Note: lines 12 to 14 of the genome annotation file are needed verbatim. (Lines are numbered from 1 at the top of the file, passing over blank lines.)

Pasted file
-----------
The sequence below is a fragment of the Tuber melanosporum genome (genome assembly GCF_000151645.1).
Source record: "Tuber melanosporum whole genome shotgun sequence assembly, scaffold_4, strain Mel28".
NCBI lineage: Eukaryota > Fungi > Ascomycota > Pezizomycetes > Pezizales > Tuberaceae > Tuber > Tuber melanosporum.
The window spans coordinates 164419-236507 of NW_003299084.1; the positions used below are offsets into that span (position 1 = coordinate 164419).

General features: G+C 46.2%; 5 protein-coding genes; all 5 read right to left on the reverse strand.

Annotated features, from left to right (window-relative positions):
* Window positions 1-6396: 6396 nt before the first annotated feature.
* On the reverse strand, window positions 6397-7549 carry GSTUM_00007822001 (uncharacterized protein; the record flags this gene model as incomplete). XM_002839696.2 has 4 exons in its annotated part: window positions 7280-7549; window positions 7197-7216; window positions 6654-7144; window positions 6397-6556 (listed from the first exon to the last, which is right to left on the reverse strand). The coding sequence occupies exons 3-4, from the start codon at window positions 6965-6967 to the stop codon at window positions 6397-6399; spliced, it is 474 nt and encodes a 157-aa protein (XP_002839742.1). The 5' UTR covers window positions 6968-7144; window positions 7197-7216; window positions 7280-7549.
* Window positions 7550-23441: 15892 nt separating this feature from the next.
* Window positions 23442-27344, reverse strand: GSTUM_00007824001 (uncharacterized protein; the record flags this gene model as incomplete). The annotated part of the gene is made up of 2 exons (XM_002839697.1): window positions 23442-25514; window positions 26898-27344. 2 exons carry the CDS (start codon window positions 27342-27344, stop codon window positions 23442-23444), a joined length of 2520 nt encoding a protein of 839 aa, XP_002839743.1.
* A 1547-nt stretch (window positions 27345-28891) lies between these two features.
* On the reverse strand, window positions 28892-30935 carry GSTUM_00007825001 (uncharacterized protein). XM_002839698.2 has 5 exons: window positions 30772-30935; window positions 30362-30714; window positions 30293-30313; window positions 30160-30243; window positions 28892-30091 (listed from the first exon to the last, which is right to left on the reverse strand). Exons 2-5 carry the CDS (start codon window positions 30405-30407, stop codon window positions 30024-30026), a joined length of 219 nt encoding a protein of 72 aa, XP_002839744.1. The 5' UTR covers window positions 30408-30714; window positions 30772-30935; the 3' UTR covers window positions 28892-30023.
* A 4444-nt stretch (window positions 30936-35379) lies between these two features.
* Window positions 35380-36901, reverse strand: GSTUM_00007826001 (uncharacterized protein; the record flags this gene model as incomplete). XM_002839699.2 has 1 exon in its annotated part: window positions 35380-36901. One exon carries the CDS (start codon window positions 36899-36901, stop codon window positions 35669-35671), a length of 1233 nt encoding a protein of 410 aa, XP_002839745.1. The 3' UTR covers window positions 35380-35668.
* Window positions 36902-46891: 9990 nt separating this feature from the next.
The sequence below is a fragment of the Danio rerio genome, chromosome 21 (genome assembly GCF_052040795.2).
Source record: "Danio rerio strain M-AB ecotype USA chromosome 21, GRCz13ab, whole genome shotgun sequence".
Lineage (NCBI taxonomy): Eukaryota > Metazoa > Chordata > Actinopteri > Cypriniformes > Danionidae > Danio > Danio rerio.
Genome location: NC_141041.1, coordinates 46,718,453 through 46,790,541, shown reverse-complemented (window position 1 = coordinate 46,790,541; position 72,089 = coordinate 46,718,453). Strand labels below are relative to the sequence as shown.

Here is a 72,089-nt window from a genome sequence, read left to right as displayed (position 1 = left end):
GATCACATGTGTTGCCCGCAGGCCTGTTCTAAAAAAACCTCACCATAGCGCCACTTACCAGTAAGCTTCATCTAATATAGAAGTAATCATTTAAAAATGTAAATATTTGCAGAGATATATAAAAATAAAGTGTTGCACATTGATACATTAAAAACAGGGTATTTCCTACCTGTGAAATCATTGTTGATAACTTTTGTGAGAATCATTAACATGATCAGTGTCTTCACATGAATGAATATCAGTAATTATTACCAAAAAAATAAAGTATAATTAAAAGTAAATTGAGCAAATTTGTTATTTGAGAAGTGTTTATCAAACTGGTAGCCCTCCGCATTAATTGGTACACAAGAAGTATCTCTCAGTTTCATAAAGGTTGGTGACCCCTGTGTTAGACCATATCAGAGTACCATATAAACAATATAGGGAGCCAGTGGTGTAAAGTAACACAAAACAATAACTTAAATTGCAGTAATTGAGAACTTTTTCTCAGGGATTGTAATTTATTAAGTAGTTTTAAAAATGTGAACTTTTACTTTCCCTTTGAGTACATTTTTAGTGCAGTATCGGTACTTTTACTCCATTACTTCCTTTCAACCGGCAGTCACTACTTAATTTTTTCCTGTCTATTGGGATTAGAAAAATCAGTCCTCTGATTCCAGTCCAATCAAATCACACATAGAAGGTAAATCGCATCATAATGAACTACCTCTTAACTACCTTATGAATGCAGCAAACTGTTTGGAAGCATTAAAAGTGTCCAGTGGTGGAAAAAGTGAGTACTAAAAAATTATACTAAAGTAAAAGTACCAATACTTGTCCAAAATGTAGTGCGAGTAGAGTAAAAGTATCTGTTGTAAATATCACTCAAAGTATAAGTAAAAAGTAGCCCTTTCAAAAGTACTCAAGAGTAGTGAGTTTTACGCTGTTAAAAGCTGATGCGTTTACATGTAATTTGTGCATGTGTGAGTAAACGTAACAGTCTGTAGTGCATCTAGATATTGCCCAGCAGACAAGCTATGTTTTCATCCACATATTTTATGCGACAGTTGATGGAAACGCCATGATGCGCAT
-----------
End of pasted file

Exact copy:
* On the reverse strand, window positions 28892-30935 carry GSTUM_00007825001 (uncharacterized protein). XM_002839698.2 has 5 exons: window positions 30772-30935; window positions 30362-30714; window positions 30293-30313; window positions 30160-30243; window positions 28892-30091 (listed from the first exon to the last, which is right to left on the reverse strand). Exons 2-5 carry the CDS (start codon window positions 30405-30407, stop codon window positions 30024-30026), a joined length of 219 nt encoding a protein of 72 aa, XP_002839744.1. The 5' UTR covers window positions 30408-30714; window positions 30772-30935; the 3' UTR covers window positions 28892-30023.
* A 4444-nt stretch (window positions 30936-35379) lies between these two features.
* Window positions 35380-36901, reverse strand: GSTUM_00007826001 (uncharacterized protein; the record flags this gene model as incomplete). XM_002839699.2 has 1 exon in its annotated part: window positions 35380-36901. One exon carries the CDS (start codon window positions 36899-36901, stop codon window positions 35669-35671), a length of 1233 nt encoding a protein of 410 aa, XP_002839745.1. The 3' UTR covers window positions 35380-35668.